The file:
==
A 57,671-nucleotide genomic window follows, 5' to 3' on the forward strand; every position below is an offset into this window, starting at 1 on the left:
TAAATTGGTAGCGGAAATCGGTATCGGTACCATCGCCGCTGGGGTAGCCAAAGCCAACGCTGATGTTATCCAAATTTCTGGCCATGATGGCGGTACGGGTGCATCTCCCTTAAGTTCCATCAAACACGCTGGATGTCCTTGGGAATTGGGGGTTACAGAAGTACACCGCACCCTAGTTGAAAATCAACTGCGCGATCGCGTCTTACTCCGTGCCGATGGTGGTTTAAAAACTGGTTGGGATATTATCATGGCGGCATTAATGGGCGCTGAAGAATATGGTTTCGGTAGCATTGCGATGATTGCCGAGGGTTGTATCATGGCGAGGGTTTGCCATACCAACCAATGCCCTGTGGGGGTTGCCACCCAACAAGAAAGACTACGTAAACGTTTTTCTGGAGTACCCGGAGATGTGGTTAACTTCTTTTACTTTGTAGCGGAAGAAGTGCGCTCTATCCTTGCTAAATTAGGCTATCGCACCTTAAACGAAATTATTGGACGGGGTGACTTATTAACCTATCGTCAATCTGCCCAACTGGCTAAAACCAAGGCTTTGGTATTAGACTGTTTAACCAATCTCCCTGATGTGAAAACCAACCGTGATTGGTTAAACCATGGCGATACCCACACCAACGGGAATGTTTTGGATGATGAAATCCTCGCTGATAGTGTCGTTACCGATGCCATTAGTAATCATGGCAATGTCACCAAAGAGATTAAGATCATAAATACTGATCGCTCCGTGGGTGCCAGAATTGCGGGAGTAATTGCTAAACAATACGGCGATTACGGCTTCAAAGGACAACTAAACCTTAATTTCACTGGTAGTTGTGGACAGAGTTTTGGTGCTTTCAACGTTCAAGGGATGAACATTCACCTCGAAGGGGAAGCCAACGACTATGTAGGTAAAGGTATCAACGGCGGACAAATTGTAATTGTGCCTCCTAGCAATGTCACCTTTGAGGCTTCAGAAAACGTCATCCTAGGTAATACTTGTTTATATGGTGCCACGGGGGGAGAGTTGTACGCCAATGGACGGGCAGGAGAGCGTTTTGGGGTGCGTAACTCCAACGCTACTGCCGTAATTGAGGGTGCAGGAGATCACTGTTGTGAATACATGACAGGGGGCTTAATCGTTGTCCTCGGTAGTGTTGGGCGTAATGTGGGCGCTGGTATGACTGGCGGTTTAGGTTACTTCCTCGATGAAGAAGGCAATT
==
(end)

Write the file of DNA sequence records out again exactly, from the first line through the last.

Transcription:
A 57,671-nucleotide genomic window follows, 5' to 3' on the forward strand; every position below is an offset into this window, starting at 1 on the left:
TAAATTGGTAGCGGAAATCGGTATCGGTACCATCGCCGCTGGGGTAGCCAAAGCCAACGCTGATGTTATCCAAATTTCTGGCCATGATGGCGGTACGGGTGCATCTCCCTTAAGTTCCATCAAACACGCTGGATGTCCTTGGGAATTGGGGGTTACAGAAGTACACCGCACCCTAGTTGAAAATCAACTGCGCGATCGCGTCTTACTCCGTGCCGATGGTGGTTTAAAAACTGGTTGGGATATTATCATGGCGGCATTAATGGGCGCTGAAGAATATGGTTTCGGTAGCATTGCGATGATTGCCGAGGGTTGTATCATGGCGAGGGTTTGCCATACCAACCAATGCCCTGTGGGGGTTGCCACCCAACAAGAAAGACTACGTAAACGTTTTTCTGGAGTACCCGGAGATGTGGTTAACTTCTTTTACTTTGTAGCGGAAGAAGTGCGCTCTATCCTTGCTAAATTAGGCTATCGCACCTTAAACGAAATTATTGGACGGGGTGACTTATTAACCTATCGTCAATCTGCCCAACTGGCTAAAACCAAGGCTTTGGTATTAGACTGTTTAACCAATCTCCCTGATGTGAAAACCAACCGTGATTGGTTAAACCATGGCGATACCCACACCAACGGGAATGTTTTGGATGATGAAATCCTCGCTGATAGTGTCGTTACCGATGCCATTAGTAATCATGGCAATGTCACCAAAGAGATTAAGATCATAAATACTGATCGCTCCGTGGGTGCCAGAATTGCGGGAGTAATTGCTAAACAATACGGCGATTACGGCTTCAAAGGACAACTAAACCTTAATTTCACTGGTAGTTGTGGACAGAGTTTTGGTGCTTTCAACGTTCAAGGGATGAACATTCACCTCGAAGGGGAAGCCAACGACTATGTAGGTAAAGGTATCAACGGCGGACAAATTGTAATTGTGCCTCCTAGCAATGTCACCTTTGAGGCTTCAGAAAACGTCATCCTAGGTAATACTTGTTTATATGGTGCCACGGGGGGAGAGTTGTACGCCAATGGACGGGCAGGAGAGCGTTTTGGGGTGCGTAACTCCAACGCTACTGCCGTAATTGAGGGTGCAGGAGATCACTGTTGTGAATACATGACAGGGGGCTTAATCGTTGTCCTCGGTAGTGTTGGGCGTAATGTGGGCGCTGGTATGACTGGCGGTTTAGGTTACTTCCTCGATGAAGAAGGCAATT